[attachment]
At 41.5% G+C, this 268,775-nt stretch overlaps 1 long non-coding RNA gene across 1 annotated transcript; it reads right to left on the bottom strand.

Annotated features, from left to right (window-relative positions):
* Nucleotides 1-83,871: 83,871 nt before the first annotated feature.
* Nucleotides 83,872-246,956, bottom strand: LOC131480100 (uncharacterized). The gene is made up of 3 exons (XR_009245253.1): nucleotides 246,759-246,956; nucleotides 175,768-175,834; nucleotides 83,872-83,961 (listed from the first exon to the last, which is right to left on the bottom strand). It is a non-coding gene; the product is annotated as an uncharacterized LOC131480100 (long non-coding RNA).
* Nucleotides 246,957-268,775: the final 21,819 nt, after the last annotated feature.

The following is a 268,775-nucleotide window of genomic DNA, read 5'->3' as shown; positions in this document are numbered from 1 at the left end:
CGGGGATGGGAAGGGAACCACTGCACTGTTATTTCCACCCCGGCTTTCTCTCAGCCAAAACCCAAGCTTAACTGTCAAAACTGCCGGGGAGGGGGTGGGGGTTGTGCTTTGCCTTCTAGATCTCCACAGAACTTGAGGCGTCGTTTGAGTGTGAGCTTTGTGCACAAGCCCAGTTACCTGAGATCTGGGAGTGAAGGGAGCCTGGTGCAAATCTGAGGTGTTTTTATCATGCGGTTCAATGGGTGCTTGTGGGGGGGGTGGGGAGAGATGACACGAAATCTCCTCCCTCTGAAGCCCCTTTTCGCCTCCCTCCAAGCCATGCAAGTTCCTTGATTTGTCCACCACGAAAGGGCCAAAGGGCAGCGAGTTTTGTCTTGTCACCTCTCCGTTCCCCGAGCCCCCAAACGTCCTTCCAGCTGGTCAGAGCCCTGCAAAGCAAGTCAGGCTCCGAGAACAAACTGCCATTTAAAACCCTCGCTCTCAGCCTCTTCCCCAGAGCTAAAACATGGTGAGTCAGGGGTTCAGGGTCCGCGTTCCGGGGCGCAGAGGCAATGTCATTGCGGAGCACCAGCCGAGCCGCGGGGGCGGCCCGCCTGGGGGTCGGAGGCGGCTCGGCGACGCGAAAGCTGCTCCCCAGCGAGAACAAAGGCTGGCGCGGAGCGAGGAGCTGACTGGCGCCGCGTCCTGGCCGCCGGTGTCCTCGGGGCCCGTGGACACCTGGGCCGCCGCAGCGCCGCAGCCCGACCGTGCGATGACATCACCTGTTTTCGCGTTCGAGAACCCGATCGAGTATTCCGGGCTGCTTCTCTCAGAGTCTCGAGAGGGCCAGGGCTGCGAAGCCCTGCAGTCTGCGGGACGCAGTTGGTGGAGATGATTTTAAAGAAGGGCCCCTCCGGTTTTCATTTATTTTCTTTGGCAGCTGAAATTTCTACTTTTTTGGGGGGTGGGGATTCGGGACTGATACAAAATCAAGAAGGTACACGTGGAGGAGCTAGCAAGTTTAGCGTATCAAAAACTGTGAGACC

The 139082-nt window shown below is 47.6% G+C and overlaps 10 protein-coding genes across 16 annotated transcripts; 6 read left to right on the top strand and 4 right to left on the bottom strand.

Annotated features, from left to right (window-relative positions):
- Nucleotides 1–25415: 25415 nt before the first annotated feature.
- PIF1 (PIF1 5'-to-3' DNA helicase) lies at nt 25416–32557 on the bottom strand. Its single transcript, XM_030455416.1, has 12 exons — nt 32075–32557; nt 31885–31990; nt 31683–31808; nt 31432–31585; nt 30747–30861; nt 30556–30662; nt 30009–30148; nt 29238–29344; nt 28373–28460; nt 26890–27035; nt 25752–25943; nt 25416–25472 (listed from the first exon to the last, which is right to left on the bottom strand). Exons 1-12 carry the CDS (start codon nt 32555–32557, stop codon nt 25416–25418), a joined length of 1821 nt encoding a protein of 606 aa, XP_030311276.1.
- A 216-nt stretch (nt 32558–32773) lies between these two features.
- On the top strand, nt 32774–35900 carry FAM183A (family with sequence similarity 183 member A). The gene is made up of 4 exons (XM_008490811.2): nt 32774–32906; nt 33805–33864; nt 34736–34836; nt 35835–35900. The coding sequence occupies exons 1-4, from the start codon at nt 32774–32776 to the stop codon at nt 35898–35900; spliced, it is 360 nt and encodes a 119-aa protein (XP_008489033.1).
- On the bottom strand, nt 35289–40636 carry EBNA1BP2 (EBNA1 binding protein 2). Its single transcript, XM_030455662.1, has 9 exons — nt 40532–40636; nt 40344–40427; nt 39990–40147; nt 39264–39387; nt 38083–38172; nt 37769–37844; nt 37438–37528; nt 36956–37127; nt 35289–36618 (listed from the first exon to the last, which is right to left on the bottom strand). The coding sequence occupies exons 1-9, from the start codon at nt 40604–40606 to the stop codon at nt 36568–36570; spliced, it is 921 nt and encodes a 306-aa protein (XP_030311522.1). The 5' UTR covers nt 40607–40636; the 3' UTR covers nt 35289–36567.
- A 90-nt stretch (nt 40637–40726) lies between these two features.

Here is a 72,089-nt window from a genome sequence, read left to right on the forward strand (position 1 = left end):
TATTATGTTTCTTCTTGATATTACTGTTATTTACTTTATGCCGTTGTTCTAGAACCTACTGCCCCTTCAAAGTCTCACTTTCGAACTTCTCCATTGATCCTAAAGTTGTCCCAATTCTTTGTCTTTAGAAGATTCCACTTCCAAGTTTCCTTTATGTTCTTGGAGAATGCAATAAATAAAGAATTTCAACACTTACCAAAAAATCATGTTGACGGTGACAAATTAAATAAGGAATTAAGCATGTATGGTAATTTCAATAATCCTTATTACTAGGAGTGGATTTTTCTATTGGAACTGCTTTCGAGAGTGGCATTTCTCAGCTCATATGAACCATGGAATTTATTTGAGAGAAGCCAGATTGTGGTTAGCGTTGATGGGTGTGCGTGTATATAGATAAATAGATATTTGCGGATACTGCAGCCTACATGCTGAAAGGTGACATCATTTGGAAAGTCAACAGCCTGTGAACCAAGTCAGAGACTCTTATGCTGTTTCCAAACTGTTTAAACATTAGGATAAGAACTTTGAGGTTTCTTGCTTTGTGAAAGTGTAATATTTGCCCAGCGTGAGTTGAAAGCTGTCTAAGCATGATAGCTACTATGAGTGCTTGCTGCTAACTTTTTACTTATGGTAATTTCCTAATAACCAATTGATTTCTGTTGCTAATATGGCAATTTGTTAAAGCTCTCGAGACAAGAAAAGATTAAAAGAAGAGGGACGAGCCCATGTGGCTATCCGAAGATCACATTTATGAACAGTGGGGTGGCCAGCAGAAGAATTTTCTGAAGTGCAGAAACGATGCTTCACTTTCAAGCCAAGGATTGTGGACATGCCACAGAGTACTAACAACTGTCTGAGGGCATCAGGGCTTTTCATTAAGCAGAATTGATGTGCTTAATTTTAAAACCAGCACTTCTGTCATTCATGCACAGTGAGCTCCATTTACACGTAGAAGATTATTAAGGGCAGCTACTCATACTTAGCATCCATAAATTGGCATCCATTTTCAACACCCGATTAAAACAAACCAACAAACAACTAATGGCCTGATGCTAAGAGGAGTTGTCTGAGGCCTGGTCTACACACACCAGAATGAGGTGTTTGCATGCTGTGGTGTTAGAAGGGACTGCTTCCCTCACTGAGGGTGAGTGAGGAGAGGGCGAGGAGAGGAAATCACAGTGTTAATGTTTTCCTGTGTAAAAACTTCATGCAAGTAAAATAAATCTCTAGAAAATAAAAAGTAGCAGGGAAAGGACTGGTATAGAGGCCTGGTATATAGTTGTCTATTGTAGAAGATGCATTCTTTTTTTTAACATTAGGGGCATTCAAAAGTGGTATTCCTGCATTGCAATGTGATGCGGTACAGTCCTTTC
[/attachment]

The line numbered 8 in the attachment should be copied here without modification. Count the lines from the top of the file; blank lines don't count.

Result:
The 139082-nt window shown below is 47.6% G+C and overlaps 10 protein-coding genes across 16 annotated transcripts; 6 read left to right on the top strand and 4 right to left on the bottom strand.